Despite court loss, Denver may make park bans policy permanent

3 min. read
Police cars are a common sight in Commons Park. (Andrew Kenney/Denverite)

Enforcement of the parks bans has largely affected marijuana users. (Andrew Kenney/Denverite)

Denver Parks and Recreation will propose a permanent policy allowing the city government to block people accused of using drugs from accessing certain public parks.

Currently, the city allows police officers to ban anyone they say is using drugs in a public park from that park for 90 days. A Denver County judge recently wrote in an order that she wouldn't allow the punishment of a man who violated the ban because the policy is "unconstitutional."

That order did not, however, strike down the policy, and there's no sign the city intends to end the policy.

"Denver Parks and Recreation will continue to address the issues of illegal activity and unsafe practices in our public parks," spokeswoman Cyndi Karvaski said in an emailed statement.

The department will propose a permanent rule and regulation on "the temporary suspension of the right to access parks," she wrote. The current, temporary version of the policy is set to expire on Sunday, Feb. 26.

It's unclear what the new version of the policy might look like, but I've requested more detail. Any permanent version will take into account the recent loss in court and public comment, according to Karvaski.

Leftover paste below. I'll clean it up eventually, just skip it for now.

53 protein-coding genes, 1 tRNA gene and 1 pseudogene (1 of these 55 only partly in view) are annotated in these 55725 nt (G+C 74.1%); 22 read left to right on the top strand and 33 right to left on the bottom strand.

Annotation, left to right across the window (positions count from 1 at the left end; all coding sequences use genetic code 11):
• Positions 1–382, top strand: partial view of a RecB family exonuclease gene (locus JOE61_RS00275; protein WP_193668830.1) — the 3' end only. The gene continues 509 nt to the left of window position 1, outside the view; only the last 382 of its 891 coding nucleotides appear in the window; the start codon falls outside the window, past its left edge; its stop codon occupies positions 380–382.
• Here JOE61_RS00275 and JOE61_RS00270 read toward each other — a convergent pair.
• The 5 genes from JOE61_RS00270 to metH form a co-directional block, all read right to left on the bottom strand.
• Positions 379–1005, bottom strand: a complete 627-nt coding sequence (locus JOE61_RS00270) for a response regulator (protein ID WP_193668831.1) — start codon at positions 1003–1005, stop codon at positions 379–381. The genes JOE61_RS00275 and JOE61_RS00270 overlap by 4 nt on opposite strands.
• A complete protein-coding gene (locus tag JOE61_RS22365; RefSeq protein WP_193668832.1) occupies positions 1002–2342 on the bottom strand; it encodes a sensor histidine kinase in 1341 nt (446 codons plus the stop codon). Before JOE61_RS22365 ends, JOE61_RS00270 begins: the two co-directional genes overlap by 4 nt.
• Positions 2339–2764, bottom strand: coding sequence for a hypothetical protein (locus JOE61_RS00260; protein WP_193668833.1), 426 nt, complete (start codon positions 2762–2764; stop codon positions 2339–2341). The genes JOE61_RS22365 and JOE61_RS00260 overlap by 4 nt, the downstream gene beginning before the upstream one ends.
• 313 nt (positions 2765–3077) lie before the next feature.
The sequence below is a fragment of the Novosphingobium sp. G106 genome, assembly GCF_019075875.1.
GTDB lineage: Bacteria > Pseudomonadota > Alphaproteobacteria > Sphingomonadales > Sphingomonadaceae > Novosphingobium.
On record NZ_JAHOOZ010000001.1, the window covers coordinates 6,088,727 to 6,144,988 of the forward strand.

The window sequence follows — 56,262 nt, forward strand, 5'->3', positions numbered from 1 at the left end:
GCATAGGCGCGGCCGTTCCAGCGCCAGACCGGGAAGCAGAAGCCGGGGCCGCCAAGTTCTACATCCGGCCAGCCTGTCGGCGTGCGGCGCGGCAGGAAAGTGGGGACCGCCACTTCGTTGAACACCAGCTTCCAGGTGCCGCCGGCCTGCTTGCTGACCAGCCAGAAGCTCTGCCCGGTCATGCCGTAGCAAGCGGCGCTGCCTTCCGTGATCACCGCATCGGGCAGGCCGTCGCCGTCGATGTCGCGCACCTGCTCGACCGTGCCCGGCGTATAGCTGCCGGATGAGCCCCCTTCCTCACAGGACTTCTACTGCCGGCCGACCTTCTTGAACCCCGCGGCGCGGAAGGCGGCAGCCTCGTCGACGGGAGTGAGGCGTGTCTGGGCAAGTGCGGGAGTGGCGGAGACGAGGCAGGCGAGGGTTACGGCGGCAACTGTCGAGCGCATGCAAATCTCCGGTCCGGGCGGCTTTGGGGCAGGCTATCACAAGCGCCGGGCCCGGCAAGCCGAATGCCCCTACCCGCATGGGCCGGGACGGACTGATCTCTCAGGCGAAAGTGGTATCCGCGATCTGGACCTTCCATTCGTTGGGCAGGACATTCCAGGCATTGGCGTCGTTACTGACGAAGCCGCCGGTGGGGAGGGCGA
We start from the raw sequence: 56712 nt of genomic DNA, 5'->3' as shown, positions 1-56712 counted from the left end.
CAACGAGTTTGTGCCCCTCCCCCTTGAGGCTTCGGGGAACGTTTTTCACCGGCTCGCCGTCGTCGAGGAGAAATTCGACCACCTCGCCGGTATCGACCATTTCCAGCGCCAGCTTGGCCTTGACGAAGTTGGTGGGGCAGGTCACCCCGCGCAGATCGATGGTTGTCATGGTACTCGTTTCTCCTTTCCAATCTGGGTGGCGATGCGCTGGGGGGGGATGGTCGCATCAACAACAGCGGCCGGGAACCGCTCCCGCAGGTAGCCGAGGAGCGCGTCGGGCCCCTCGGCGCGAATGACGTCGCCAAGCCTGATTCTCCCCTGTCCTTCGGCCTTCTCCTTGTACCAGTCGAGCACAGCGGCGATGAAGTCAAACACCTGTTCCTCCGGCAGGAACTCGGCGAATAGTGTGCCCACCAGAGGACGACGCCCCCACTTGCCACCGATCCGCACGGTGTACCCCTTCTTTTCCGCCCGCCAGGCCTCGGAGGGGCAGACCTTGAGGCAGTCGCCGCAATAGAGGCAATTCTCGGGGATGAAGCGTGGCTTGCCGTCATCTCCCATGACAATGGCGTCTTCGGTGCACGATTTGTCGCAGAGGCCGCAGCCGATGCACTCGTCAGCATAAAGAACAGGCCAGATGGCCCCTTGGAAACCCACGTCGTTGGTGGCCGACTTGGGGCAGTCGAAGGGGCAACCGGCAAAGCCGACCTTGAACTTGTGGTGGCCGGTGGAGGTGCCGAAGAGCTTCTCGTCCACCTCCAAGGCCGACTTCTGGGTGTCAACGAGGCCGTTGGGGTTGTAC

Any new rule would go through the Parks and Recreation Advisory Board and a public hearing before it could be approved by parks director Allegra "Happy" Haynes, Karvaski wrote.

Here's how the American Civil Liberties Union successfully challenged the policy in court:

The nonprofit argued that it deprives people of their access to public parks before they're allowed to present evidence or challenge the police officer's judgments.

Yesterday, a Denver County judge found that the process in place could keep a wrongfully accused person out of a park for weeks. In more legal terms, it denies them due process because they have to wait weeks before they can challenge the police officer's decision.

The ACLU argued that this could deprive homeless people in particular of friends, family and other resources in the parks.

The judge dismissed criminal charges against a man who had been accused of violating his suspension. However, the judge's order did not strike down the policy.

One way the city could try to resolve the judge's issues: Make the bans effective after people have a chance to challenge them.

Previously, parks spokeswoman Cyndi Karvaski said the statistics may show the program is successful: No officers have issued bans since 2016. Don Cohen, president of the Riverfront Park Association, said earlier that the city's use of the bans seems to have driven a young and largely homeless crowd from Commons Park to nearby Cuernavaca Park, accomplishing a longtime neighborhood goal of clearing "Stoner Hill."

Practically all of the people who have received the bans said they lived outside or in shelters, according to police records, and most were accused of using marijuana in the park.

About 40 people had been suspended as of November, but the city essentially hasn't used the policy since then. Earlier, Karvaski said that cold weather may have reduced the need for the policy over the winter, and that it appeared effective so far.

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